It is important to provide consistent outpatient psychological therapy to assist Harold in accepting and coping with his opioid use disorder as well as tolerating pain and its physical and emotional effects without using opioids.
Include Harold's wife in counseling sessions
Opioid Use Disorder (OUD) can disrupt a person's social and domestic environment. Harold and his wife experienced marital discord from Harold's OUD. It would be beneficial for Harold's wife, Janice, to join Harold's individual counseling sessions to show her support for his recovery.
Focus on Cognitive Behavioral Therapy (CBT)
CBT combines operant learning, cognitive and emotional strategies, and builds skills to deal with pain and its impact on biopsychosocial well-being. CBT will help Harold control his chronic pain and opioid use disorder by changing his thoughts.
Incorporate Motivational Interviewing
Motivational Interviewing (MI) could be beneficial for Harold as MI is based on principles of motivational psychology meant to enhance motivation for change. Harold was willing to seek treatment when given an ultimatum by his wife. MI can motivate Harold to make behavioral changes for himself rather than for others. MI is most effective when combined with other evidenced-based changes.
Provide educational materials and instructions on relaxation therapies
Relaxation therapies such as progressive relaxation, guided imagery, biofeedback, self-hypnosis, and deep-breathing exercises can be effective self-management techniques to reduce pain.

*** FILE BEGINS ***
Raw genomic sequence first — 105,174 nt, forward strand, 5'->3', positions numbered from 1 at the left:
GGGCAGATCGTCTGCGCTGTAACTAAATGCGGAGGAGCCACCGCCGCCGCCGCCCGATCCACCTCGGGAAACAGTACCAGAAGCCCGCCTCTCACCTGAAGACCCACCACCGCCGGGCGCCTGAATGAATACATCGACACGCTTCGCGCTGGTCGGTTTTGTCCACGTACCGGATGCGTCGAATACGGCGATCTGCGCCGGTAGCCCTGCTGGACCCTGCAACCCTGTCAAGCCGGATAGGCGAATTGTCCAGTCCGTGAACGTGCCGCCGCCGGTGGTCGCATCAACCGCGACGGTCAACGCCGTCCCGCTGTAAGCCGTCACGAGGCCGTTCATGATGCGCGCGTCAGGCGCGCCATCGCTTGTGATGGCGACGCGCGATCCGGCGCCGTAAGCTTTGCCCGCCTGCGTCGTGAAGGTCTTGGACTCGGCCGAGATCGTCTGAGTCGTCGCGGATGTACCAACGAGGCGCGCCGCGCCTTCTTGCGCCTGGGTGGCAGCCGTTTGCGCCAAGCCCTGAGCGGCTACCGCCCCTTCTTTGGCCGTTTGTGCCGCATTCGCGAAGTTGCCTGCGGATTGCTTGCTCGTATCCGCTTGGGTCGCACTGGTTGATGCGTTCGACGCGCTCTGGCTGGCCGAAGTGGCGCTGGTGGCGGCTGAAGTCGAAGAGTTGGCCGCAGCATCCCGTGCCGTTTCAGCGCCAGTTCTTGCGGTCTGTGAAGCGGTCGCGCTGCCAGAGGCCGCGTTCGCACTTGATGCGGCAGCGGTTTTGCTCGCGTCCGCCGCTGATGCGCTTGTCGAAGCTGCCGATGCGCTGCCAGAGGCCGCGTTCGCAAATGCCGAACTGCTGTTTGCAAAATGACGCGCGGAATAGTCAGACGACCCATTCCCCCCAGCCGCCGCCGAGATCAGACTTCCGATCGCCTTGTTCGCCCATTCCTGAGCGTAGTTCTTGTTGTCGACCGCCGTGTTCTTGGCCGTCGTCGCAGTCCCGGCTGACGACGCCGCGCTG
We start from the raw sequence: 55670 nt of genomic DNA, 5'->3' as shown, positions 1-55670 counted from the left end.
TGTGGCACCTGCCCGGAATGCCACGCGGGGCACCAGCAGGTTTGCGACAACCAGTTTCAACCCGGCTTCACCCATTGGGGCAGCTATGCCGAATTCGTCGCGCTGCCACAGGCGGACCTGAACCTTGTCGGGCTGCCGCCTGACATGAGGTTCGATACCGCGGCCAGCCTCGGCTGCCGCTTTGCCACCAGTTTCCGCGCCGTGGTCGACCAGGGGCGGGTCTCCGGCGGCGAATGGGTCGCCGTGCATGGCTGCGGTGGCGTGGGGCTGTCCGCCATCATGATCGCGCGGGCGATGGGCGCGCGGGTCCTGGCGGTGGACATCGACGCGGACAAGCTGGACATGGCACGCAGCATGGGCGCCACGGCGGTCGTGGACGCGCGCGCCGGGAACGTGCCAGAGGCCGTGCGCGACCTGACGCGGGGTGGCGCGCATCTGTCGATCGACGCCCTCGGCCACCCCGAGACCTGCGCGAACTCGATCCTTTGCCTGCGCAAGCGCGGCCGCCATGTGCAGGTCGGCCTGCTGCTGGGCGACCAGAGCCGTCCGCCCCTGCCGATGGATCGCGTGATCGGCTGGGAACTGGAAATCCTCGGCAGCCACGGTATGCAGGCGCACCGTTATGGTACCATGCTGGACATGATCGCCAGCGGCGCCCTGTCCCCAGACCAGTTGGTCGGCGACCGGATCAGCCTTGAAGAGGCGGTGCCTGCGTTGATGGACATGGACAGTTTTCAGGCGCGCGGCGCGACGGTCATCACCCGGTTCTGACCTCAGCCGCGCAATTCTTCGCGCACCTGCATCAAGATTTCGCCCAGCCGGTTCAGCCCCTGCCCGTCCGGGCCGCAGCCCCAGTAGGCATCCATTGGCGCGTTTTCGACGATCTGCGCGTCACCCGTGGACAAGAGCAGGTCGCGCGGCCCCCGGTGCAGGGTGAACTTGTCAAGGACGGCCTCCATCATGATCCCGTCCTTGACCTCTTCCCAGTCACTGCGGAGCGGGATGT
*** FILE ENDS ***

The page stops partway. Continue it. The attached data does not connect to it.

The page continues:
Emphasize counseling over medication use
A combination of medication treatment and counseling, an evidence-based practice is called medication-assisted treatment (MAT), MAT is treatment with buprenorphine or methadone in combination with behavioral therapies.
The following covers how different risk reductions might impact Harold.
Provide routine urine drug screening a minimum of three times per year
Because of Harold's opioid use disorder, he should receive urine drug monitoring (UDM) as part of a comprehensive risk monitoring. Harold is considered high risk, therefore, it is recommended he receive UDM at least three times per year when stable and up to monthly if needed to discourage relapse.
Admit Harold for inpatient treatment of opioid use disorder
Although Harold previously met the DSM V criteria for severe opioid use disorder, he was already treated inpatient several months ago following an opioid overdose. Harold was placed on buprenorphine/naloxone (Suboxone®) before being discharged from the hospital for his motor vehicle crash, and he does not require the need for abrupt inpatient detoxification. He should continue to follow-up with his doctor as requested and report any cravings he experiences.
Request regular office visits (at least once per six months)
Harold should plan to see his doctor on a regular basis as he heals from his motor vehicle crash and recovers from the pain. Patients who are at higher risk of opioid are encouraged to seek regular office visits for the physician to examine the patient's treatment propose alternative treatments if current treatment is insufficient, detect any side effects and assess for opioid misuse.
Restrict opioid refills (one or fewer opioid refills more than one week early)
Harold was reintroduced to buprenorphine/naloxone (Suboxone®) to treat his opioid use disorder and provide pain relief prior to his discharge from the hospital and should not receive any other opioids because of his history of opioid use disorder.
Argoff CE, et al. Rational urine drug monitoring in patients receiving opioids for chronic pain: Consensus recommendations. Pain Med. 2018;19(1):97-117. Starrels JL, et al. Low use of opioid risk reduction strategies in primary care even for high risk patients with chronic pain. J Gen Intern Med. 2011;26(9):958-964.